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Three ways to impress your Millennial boss

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At the AARP Bulletin, Mary W. Quigley featured some of my comments in a recent article. Here’s an excerpt:

Flip flops are coming to the workplace whether we like it or not! So predicts Haydn Shaw, author of Sticking Points, a book about the generational clash in the workplace. We might say, flip flops … no way with my ugly feet! But the reality is that millennials, all 92 million of them vs. 78 million boomers, are rapidly infiltrating the workplace. Not only that, they are increasingly becoming our bosses….

Just as we can rattle on about self-involved and entitled millennials, they complain about technophobic, arrogant older workers. Stereotypes aside, with four generations (seniors, boomers, gen x and millennials) in the workplace cultures will clash. Shaw, 51, lists 12 sticking points of friction among generations: communication, decision-making, dress code, feedback, fun at work, knowledge transfer, loyalty, meetings, policies, respect, training and work ethic.

In an effort to work better with millennial bosses, I asked him to pinpoint three keys areas where older workers can learn to be more flexible….

Read entire article here.

[Graphic via thindifference.com]

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Three simple ways to give Millennials the feedback they want

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Here’s an excerpt from my latest column in the Huffington Post:

“Is feedback really as important to Millennials as we’ve heard?” The accounting senior manager asked me in a workshop I was giving on best work practices for each generation.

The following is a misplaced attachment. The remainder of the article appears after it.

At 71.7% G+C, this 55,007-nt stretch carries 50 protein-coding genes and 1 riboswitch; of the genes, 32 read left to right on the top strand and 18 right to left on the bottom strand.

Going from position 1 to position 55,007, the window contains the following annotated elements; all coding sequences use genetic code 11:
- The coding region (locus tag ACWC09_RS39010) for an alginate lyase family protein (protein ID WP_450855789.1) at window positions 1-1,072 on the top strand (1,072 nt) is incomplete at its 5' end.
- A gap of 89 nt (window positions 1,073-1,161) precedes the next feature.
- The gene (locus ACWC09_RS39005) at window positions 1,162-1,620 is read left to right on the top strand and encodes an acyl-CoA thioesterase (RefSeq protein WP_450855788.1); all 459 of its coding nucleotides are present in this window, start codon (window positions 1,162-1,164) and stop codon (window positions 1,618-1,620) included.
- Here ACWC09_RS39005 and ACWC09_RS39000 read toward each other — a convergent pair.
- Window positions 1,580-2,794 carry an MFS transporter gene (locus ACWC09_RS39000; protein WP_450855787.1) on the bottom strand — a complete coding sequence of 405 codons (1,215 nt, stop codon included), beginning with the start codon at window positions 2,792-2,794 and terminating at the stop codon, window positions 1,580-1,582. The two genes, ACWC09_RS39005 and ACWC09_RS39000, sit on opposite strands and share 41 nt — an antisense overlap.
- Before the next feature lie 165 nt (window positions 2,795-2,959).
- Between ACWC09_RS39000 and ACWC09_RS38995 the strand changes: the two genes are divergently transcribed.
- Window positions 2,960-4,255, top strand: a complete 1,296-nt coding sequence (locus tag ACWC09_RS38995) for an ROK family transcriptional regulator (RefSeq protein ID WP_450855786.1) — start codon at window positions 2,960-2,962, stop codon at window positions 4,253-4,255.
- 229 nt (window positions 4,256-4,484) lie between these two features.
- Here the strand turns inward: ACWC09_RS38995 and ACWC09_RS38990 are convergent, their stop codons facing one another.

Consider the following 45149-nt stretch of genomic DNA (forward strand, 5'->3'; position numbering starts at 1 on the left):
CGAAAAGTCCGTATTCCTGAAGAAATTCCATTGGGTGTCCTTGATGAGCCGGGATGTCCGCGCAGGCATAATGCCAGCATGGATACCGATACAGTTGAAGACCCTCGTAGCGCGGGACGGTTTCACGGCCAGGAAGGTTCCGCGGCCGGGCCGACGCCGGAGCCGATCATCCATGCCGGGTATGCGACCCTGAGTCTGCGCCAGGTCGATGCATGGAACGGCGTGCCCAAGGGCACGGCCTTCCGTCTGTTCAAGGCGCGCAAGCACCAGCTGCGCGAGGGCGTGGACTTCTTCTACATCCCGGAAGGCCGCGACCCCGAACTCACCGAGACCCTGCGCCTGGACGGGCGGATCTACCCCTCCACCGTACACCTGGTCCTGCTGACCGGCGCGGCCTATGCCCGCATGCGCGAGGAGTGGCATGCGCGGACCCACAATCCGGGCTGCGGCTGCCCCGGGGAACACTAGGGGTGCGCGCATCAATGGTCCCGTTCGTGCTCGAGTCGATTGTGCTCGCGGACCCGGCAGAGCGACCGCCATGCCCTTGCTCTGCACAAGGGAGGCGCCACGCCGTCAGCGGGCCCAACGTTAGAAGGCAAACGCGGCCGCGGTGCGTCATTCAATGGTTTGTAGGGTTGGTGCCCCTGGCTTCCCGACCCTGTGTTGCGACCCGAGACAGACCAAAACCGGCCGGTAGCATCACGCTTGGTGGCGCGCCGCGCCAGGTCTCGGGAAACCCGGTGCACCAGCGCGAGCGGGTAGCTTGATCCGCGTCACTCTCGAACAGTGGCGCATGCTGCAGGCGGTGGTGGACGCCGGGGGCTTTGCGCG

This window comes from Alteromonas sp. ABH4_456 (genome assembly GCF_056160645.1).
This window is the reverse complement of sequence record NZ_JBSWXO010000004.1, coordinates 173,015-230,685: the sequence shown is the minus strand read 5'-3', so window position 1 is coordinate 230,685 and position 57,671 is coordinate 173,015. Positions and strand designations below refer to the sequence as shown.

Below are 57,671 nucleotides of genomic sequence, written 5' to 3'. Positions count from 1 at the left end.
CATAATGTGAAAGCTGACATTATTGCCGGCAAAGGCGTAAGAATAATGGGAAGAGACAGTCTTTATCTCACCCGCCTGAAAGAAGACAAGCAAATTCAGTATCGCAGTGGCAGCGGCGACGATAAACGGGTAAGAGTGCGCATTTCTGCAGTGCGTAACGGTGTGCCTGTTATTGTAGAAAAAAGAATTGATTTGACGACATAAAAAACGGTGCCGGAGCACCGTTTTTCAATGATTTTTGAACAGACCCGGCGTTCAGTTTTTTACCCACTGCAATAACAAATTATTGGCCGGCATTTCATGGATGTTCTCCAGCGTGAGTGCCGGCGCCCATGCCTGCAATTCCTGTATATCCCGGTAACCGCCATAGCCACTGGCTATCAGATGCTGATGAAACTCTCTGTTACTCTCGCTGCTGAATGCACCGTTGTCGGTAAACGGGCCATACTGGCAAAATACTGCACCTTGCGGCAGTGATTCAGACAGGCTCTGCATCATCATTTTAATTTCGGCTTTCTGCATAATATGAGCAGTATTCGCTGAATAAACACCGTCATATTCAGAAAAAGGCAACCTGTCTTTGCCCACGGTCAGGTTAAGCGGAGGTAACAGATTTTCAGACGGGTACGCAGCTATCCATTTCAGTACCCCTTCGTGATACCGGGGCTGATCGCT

Yes, I told them. Millennials’ expectations are different from the older generations’. Millennials grew up with highly involved parents coaching them, instant access online to grades, and thousands of texts with their friends. Mentoring programs are one of the top two soft benefits Millennials look for at an organization. Less than one in ten Millennials think weekly communication is enough. In fact, 35 percent want it multiple times a day, while 25 percent think once a day is fine.

“Especially if you’re a Boomer, take the amount of feedback you would want, and then double it. Then double it again, and you’ll meet the Millennials halfway,” I said.

The group erupted in an audible moan. One manager said what the others were clearly thinking: “I’m already working way too much. How am I going to find the time to give Millennials all the feedback they want?”

One of the biggest challenges to feedback is that we’re making it too difficult. You can give more feedback without adding another two hours to your day….

Read my entire column here.

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Why Millennials’ parents will stay involved – and why that’s good

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Here’s an excerpt from my latest column in the Huffington Post:

In the workshops I teach on generational differences, nothing stirs up more disdain than helicopter parents. We have all seen those parents who constantly hover over their child and then jump to rescue them when a soccer coach doesn’t play them enough or a teacher gives their report a “C” grade. We can tell which science fair projects the parents did for their kids. And don’t get me started on how difficult it is to explain to your Cub Scout why they have to build their Pine Wood Derby car even if they lose against laser cut, professionally-painted versions done by a dad.

Helicopter parents don’t stop when their Millennial child gets a job…. I’m not a fan of helicopter parents, but… the new normal that I tell my clients they need to get used to [is] the involved or “engaged” parent….

There’s a big difference between helicopter parents or what my clients sometimes call “overly involved” parents, and the typical involved parents….

[T]o the generations who couldn’t ask their parents for guidance, Millennials seem coddled by today’s parents who talk to them about everything. But most are not coddled, they are coached. Coached by Baby Boomers and Gen Xers who have the relevant experience to help them avoid unnecessary mistakes or hassles. We can deal with generational differences more effectively if we understand that Millennials are the product of the most educated parents in history….

Read my entire column here.

[Photo via surefoodsliving.com]

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